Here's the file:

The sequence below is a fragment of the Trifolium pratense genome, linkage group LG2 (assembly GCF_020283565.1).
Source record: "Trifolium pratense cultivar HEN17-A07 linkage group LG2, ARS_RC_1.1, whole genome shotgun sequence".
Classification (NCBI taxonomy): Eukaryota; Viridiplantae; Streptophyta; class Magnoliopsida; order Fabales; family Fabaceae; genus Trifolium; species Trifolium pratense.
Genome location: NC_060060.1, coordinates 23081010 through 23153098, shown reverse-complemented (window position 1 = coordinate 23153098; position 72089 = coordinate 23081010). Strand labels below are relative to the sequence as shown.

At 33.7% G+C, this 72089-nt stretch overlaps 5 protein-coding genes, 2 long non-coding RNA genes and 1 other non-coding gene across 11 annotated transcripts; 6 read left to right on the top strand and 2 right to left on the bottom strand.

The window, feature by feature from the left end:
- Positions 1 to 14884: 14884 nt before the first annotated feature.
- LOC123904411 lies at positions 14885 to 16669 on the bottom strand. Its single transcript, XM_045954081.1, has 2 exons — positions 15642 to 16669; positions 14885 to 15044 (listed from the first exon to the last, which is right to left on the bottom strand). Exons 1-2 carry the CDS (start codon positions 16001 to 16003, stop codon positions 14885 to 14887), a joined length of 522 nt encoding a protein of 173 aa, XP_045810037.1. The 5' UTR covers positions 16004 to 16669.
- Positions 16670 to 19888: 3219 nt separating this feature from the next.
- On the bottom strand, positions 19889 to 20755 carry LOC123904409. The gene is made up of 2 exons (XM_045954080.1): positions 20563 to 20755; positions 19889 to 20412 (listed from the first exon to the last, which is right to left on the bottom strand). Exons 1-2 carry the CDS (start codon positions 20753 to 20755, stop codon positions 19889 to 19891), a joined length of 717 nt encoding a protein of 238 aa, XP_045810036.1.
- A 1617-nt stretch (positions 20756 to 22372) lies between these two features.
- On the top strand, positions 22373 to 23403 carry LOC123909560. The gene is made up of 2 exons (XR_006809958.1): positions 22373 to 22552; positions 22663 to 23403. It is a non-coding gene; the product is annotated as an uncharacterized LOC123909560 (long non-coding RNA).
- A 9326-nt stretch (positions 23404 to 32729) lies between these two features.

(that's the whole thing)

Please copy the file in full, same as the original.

The sequence below is a fragment of the Trifolium pratense genome, linkage group LG2 (assembly GCF_020283565.1).
Source record: "Trifolium pratense cultivar HEN17-A07 linkage group LG2, ARS_RC_1.1, whole genome shotgun sequence".
Classification (NCBI taxonomy): Eukaryota; Viridiplantae; Streptophyta; class Magnoliopsida; order Fabales; family Fabaceae; genus Trifolium; species Trifolium pratense.
Genome location: NC_060060.1, coordinates 23081010 through 23153098, shown reverse-complemented (window position 1 = coordinate 23153098; position 72089 = coordinate 23081010). Strand labels below are relative to the sequence as shown.

At 33.7% G+C, this 72089-nt stretch overlaps 5 protein-coding genes, 2 long non-coding RNA genes and 1 other non-coding gene across 11 annotated transcripts; 6 read left to right on the top strand and 2 right to left on the bottom strand.

The window, feature by feature from the left end:
- Positions 1 to 14884: 14884 nt before the first annotated feature.
- LOC123904411 lies at positions 14885 to 16669 on the bottom strand. Its single transcript, XM_045954081.1, has 2 exons — positions 15642 to 16669; positions 14885 to 15044 (listed from the first exon to the last, which is right to left on the bottom strand). Exons 1-2 carry the CDS (start codon positions 16001 to 16003, stop codon positions 14885 to 14887), a joined length of 522 nt encoding a protein of 173 aa, XP_045810037.1. The 5' UTR covers positions 16004 to 16669.
- Positions 16670 to 19888: 3219 nt separating this feature from the next.
- On the bottom strand, positions 19889 to 20755 carry LOC123904409. The gene is made up of 2 exons (XM_045954080.1): positions 20563 to 20755; positions 19889 to 20412 (listed from the first exon to the last, which is right to left on the bottom strand). Exons 1-2 carry the CDS (start codon positions 20753 to 20755, stop codon positions 19889 to 19891), a joined length of 717 nt encoding a protein of 238 aa, XP_045810036.1.
- A 1617-nt stretch (positions 20756 to 22372) lies between these two features.
- On the top strand, positions 22373 to 23403 carry LOC123909560. The gene is made up of 2 exons (XR_006809958.1): positions 22373 to 22552; positions 22663 to 23403. It is a non-coding gene; the product is annotated as an uncharacterized LOC123909560 (long non-coding RNA).
- A 9326-nt stretch (positions 23404 to 32729) lies between these two features.